When I pick up the receiver, I expect the worst because only the worst happens that time of night, when I’m in my pajamas and totally unprepared to deal with an emergency. As I press the phone to my ear, a gruff voice growls, “Is CRYSTAL there?!? This is Axel!” (Last week it was Chaz.)
I’m afraid to respond because I’m convinced Axel, or Chaz, will show up at the front door, brandishing a tire iron.
Anyway, this particular urgent call was from the dry cleaner, who politely informed me that my shirts had been waiting four months to be picked up, and even though I may not need the shirts, he needs the cash. I apologized profusely. You see, I haven’t worn a dress shirt in a while.
In the olden days when I was still respectably employed, I wore a suit and tie to work every day (shoes too), and I’d drop my shirts off at the cleaners on Friday and pick them up the following week.
But like everything else in America, our standards have been declining ever since some visionary CEO invented “business casual,” which devolved into “casual” and ultimately into a style best described as “business grunge.”
Then COVID came along and we worked from home in our BVDs and pajamas, which can be classified as “business slob.” So nowadays, people rarely dress up for work, church or special events, and prefer wearing T-shirts, running suits, jeans, sweat pants and leggings. As a result, America’s dry cleaners are being taken to the cleaners.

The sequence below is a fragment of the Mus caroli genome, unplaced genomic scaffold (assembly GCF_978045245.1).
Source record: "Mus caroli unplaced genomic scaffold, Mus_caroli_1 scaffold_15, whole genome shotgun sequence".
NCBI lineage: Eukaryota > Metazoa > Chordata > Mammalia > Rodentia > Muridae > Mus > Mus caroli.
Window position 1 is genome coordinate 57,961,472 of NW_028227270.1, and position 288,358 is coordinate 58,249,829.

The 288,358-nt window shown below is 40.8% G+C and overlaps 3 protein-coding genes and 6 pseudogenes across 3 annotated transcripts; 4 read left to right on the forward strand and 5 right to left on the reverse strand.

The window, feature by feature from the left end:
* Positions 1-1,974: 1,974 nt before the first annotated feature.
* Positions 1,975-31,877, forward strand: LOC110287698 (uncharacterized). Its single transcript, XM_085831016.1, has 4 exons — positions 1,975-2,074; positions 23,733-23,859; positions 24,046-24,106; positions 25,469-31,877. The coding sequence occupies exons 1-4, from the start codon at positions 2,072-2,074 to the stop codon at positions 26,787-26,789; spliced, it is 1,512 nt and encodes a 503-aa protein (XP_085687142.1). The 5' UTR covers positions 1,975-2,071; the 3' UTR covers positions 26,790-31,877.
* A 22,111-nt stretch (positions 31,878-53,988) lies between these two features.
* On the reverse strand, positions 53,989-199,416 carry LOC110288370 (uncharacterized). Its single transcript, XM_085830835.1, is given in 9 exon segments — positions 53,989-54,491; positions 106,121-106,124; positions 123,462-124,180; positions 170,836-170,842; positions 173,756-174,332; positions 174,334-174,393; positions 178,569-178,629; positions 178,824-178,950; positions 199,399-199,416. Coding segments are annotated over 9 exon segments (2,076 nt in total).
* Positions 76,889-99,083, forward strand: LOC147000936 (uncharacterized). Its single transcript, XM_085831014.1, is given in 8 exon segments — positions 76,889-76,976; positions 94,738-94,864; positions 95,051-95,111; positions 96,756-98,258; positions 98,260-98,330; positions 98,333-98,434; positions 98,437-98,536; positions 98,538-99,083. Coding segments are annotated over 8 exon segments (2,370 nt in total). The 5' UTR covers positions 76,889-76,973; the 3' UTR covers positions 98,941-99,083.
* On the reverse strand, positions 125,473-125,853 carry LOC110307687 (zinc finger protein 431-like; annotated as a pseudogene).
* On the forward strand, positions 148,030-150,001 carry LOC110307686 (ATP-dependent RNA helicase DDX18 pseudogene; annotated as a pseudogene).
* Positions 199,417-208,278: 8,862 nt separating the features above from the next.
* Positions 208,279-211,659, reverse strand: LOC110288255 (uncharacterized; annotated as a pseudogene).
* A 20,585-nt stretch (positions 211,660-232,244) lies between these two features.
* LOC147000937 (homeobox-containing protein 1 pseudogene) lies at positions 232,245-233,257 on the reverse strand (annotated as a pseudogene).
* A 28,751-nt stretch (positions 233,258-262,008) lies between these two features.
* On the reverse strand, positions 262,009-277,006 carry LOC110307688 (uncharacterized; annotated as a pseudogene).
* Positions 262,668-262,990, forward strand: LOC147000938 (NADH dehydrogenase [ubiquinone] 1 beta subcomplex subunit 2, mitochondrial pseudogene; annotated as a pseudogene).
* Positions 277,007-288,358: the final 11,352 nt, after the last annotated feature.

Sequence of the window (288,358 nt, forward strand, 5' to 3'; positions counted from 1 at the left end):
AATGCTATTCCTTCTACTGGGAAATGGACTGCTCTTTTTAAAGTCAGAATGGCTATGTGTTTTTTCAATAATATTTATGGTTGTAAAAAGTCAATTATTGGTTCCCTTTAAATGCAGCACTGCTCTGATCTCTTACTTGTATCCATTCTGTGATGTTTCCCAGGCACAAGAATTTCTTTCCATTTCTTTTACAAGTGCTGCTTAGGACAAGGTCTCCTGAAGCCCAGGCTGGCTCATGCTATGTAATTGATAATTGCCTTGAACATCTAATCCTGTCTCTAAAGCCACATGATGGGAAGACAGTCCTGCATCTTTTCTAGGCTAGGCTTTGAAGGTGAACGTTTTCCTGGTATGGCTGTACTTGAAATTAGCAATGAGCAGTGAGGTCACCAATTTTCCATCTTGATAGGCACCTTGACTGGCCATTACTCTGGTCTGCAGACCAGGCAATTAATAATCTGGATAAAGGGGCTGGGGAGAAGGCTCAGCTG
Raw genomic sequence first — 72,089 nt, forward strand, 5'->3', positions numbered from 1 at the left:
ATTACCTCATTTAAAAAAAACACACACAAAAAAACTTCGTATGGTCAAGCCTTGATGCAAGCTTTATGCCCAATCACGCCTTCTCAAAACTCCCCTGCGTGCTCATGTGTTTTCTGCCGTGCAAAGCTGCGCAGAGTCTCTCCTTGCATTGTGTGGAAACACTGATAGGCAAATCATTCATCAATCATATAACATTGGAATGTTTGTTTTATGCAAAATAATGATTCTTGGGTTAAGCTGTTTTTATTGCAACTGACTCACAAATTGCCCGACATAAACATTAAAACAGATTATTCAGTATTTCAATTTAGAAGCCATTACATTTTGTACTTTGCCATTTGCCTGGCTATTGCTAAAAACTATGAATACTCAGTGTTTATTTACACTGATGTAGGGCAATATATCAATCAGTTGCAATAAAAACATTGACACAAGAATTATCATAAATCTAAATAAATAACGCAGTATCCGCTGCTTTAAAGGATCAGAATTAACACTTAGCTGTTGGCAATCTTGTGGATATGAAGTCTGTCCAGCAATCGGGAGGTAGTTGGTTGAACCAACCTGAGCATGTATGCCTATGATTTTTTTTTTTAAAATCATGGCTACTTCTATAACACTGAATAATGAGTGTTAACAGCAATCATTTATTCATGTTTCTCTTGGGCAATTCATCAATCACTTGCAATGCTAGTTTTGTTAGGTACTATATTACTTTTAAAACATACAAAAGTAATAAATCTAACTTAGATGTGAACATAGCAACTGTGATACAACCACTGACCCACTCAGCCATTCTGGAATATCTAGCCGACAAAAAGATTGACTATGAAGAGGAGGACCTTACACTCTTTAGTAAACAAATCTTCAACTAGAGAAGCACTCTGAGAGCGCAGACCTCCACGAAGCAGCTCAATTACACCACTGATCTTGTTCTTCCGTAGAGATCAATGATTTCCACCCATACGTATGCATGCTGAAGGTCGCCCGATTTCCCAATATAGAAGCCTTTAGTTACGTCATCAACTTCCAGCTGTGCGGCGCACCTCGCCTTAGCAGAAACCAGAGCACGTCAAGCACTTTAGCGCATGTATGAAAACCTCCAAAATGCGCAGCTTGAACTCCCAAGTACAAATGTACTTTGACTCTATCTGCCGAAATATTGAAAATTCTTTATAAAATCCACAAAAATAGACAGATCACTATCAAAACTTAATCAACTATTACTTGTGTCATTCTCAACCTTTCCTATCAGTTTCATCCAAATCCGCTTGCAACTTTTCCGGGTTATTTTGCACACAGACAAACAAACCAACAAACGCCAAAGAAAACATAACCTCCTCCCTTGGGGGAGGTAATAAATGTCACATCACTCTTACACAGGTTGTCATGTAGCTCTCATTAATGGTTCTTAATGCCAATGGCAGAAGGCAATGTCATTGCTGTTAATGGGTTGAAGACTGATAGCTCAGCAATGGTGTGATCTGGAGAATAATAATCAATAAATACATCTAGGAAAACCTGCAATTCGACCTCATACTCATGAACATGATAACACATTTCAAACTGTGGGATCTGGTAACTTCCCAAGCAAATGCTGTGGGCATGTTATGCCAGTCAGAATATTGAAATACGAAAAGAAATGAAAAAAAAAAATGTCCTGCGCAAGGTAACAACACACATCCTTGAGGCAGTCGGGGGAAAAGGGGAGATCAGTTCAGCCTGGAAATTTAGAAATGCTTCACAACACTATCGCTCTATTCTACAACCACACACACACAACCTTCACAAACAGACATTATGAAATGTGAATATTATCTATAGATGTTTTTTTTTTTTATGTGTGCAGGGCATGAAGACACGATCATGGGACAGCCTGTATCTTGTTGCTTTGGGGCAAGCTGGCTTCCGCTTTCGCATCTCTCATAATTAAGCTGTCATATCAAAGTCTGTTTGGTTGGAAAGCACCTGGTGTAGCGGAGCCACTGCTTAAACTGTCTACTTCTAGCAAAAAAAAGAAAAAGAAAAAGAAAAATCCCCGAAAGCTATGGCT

I’m always amazed when I look at family photos from the ’40s and ’50s and see my father and his friends on the East Side of Bridgeport outside of Bill and Eddie’s Bar on Pembroke Street, dressed in snappy suits with shirts and ties and well-shined shoes. In those days, you wore a suit whenever you left the house. I can’t imagine anyone wearing a suit to go to the bar now. It would be a tank top and shorts — with fashionable tears in them.
Every school principal dreads enforcing the dress code and having to send a student home because too much skin is showing. And pity the poor airline attendant who has to police passengers in skimpy outfits and make them change into something respectable for the sake of in-flight safety. (If they’re not fully clothed, they should cover up with their face masks.) The media usually jump all over those stories and make the enforcers look like puritanical tyrants.
I don’t want to debate the Puritans or the progressives. I just feel sorry for my dry cleaner, whose business has been taking a beating for 15 years. Here’s my suggestion. After we send much-needed aid to Ukraine and after we forgive every student loan since the turn of the millennium and after we rebuild the nation’s infrastructure, and after we pay for the coronavirus stimulus payments, Congress needs to put together a relief package for America’s dry cleaners, who’ve done a lot for this country. It’s time for another bailout.
When I picked up my shirts, I gave my cleaner a hefty tip, which amounted to about $6 a shirt. And that’s still cheaper than a gallon of gas.
Former Stamford Advocate and Greenwich Time Editor Joe Pisani can be reached at email@example.com.